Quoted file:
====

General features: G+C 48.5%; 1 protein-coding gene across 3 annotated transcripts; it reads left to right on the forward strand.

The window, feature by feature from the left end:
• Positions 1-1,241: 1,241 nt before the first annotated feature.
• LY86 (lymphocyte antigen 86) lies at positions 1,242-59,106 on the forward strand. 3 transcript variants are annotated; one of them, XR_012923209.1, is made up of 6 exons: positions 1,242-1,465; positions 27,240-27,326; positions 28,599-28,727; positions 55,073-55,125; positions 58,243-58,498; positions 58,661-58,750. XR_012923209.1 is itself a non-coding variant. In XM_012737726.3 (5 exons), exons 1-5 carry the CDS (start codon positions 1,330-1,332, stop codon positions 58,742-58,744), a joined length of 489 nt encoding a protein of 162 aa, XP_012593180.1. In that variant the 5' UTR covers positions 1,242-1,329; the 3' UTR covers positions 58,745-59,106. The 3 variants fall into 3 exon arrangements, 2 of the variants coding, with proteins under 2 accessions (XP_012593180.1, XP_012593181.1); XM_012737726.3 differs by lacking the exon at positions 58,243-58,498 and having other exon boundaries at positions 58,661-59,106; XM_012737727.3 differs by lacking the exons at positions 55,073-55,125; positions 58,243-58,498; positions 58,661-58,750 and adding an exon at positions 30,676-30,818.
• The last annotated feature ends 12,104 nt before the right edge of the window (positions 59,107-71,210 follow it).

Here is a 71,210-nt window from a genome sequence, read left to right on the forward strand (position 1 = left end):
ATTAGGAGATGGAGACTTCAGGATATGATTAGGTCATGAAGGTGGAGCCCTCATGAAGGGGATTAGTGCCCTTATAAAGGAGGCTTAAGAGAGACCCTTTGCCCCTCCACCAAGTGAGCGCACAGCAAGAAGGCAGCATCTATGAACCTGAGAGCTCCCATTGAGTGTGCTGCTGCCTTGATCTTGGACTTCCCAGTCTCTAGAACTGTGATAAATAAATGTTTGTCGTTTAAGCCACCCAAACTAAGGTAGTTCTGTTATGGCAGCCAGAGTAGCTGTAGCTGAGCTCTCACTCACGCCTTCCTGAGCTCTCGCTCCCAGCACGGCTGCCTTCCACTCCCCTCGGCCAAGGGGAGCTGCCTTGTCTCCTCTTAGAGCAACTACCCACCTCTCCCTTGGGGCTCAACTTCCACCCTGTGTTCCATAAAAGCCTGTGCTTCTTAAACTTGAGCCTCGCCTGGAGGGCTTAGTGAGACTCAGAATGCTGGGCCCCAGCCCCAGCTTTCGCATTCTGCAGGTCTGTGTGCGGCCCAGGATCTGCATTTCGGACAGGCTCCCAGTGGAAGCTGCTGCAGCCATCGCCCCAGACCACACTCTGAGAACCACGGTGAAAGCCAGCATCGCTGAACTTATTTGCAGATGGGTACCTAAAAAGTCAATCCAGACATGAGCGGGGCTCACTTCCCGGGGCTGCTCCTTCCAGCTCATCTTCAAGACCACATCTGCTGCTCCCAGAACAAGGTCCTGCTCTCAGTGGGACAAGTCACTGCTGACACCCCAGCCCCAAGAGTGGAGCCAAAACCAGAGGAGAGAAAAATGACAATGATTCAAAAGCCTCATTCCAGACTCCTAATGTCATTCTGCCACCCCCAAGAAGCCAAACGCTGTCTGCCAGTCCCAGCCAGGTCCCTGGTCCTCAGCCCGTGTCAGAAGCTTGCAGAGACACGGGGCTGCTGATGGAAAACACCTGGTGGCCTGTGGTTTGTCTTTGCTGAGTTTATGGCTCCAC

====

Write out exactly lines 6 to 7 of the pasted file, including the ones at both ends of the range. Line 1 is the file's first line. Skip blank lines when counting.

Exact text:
Here is a 71,210-nt window from a genome sequence, read left to right on the forward strand (position 1 = left end):
ATTAGGAGATGGAGACTTCAGGATATGATTAGGTCATGAAGGTGGAGCCCTCATGAAGGGGATTAGTGCCCTTATAAAGGAGGCTTAAGAGAGACCCTTTGCCCCTCCACCAAGTGAGCGCACAGCAAGAAGGCAGCATCTATGAACCTGAGAGCTCCCATTGAGTGTGCTGCTGCCTTGATCTTGGACTTCCCAGTCTCTAGAACTGTGATAAATAAATGTTTGTCGTTTAAGCCACCCAAACTAAGGTAGTTCTGTTATGGCAGCCAGAGTAGCTGTAGCTGAGCTCTCACTCACGCCTTCCTGAGCTCTCGCTCCCAGCACGGCTGCCTTCCACTCCCCTCGGCCAAGGGGAGCTGCCTTGTCTCCTCTTAGAGCAACTACCCACCTCTCCCTTGGGGCTCAACTTCCACCCTGTGTTCCATAAAAGCCTGTGCTTCTTAAACTTGAGCCTCGCCTGGAGGGCTTAGTGAGACTCAGAATGCTGGGCCCCAGCCCCAGCTTTCGCATTCTGCAGGTCTGTGTGCGGCCCAGGATCTGCATTTCGGACAGGCTCCCAGTGGAAGCTGCTGCAGCCATCGCCCCAGACCACACTCTGAGAACCACGGTGAAAGCCAGCATCGCTGAACTTATTTGCAGATGGGTACCTAAAAAGTCAATCCAGACATGAGCGGGGCTCACTTCCCGGGGCTGCTCCTTCCAGCTCATCTTCAAGACCACATCTGCTGCTCCCAGAACAAGGTCCTGCTCTCAGTGGGACAAGTCACTGCTGACACCCCAGCCCCAAGAGTGGAGCCAAAACCAGAGGAGAGAAAAATGACAATGATTCAAAAGCCTCATTCCAGACTCCTAATGTCATTCTGCCACCCCCAAGAAGCCAAACGCTGTCTGCCAGTCCCAGCCAGGTCCCTGGTCCTCAGCCCGTGTCAGAAGCTTGCAGAGACACGGGGCTGCTGATGGAAAACACCTGGTGGCCTGTGGTTTGTCTTTGCTGAGTTTATGGCTCCAC